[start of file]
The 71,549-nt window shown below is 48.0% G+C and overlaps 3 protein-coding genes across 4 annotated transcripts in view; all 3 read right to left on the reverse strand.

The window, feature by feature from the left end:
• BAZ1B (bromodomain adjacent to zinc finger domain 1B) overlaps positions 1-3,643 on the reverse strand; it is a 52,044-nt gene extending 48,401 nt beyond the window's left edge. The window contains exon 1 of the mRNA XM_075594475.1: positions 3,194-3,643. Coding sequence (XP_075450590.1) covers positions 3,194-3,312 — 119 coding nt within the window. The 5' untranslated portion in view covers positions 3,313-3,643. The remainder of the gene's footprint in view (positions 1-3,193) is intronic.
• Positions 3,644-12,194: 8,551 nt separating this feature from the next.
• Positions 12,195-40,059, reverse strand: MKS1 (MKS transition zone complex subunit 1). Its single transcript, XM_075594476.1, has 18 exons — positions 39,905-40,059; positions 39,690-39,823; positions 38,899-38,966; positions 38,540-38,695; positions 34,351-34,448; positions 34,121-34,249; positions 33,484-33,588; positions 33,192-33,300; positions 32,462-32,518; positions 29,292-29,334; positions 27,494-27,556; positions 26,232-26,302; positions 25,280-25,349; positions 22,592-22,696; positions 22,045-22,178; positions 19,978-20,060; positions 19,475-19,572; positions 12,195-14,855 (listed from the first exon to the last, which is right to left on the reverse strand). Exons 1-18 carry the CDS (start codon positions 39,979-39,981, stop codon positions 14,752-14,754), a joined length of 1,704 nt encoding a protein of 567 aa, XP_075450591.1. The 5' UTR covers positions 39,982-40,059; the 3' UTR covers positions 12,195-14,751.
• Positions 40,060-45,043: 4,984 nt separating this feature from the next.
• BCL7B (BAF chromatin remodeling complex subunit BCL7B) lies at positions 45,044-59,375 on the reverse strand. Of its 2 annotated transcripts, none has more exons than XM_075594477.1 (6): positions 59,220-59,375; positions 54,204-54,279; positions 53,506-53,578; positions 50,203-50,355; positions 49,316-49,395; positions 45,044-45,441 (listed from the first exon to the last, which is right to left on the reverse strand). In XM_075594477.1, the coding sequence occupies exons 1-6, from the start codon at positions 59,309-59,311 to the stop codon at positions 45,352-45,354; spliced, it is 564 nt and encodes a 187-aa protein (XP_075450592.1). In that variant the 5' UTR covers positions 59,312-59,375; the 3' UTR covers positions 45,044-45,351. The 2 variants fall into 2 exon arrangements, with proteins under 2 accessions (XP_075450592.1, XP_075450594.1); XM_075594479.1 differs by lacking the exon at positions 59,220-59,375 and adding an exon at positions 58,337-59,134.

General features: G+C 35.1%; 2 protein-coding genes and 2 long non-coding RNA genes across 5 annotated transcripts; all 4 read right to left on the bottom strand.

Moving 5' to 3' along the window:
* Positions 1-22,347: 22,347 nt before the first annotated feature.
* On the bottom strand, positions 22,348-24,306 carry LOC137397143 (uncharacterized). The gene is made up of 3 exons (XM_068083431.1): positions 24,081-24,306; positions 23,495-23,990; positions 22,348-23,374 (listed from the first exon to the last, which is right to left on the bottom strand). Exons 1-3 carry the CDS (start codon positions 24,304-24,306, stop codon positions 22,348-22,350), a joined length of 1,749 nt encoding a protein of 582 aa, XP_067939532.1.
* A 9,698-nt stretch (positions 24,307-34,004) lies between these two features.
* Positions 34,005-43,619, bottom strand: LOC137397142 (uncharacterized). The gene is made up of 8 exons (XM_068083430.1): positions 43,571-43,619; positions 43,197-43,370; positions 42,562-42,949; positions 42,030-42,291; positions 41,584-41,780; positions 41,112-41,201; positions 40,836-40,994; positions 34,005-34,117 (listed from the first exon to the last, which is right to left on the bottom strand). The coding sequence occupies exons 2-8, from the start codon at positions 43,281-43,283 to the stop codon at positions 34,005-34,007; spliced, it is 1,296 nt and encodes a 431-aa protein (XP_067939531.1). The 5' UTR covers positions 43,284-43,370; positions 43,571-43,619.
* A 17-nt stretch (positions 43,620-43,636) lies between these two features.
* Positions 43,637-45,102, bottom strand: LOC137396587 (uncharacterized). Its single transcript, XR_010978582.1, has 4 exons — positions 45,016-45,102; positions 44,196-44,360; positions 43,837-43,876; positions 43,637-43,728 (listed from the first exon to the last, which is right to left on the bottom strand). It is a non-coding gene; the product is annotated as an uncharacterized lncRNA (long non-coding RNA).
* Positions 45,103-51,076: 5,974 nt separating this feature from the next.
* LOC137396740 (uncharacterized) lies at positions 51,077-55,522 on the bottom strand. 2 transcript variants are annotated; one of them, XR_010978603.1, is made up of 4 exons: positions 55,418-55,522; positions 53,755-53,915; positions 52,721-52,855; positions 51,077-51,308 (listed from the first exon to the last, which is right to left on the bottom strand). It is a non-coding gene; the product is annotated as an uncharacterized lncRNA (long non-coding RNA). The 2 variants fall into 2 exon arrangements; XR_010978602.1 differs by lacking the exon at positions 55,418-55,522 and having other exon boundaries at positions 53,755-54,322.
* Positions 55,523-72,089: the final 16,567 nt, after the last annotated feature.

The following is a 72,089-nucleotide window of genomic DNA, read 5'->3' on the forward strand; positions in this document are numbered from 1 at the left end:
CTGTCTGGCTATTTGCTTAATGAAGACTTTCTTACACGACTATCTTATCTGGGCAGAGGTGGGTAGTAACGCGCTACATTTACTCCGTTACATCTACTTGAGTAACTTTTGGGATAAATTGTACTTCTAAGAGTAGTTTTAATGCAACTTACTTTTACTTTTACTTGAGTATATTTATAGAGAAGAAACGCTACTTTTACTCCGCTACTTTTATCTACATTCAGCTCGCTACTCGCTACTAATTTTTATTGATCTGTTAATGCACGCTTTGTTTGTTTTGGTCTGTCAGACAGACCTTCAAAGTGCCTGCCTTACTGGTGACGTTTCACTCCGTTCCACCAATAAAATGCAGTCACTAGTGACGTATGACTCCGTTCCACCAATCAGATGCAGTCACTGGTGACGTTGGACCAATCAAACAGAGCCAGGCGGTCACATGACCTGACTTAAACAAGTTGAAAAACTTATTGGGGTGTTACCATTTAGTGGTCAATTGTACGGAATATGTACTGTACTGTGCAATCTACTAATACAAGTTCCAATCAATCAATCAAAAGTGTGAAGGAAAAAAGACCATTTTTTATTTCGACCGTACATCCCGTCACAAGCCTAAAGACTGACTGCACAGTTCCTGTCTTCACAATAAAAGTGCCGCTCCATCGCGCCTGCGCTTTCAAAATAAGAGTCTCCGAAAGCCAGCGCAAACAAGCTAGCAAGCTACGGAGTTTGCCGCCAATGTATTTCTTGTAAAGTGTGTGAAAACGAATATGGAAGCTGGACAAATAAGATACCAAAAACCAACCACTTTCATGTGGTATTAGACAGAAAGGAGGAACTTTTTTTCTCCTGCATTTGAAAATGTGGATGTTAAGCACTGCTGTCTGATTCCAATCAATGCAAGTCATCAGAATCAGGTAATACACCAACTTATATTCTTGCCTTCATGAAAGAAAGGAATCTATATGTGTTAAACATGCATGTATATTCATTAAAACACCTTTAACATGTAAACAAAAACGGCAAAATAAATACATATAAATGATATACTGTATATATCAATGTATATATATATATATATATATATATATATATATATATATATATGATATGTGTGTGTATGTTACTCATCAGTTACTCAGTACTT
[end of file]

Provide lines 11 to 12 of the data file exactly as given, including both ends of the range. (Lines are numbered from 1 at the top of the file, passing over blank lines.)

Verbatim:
* On the bottom strand, positions 22,348-24,306 carry LOC137397143 (uncharacterized). The gene is made up of 3 exons (XM_068083431.1): positions 24,081-24,306; positions 23,495-23,990; positions 22,348-23,374 (listed from the first exon to the last, which is right to left on the bottom strand). Exons 1-3 carry the CDS (start codon positions 24,304-24,306, stop codon positions 22,348-22,350), a joined length of 1,749 nt encoding a protein of 582 aa, XP_067939532.1.
* A 9,698-nt stretch (positions 24,307-34,004) lies between these two features.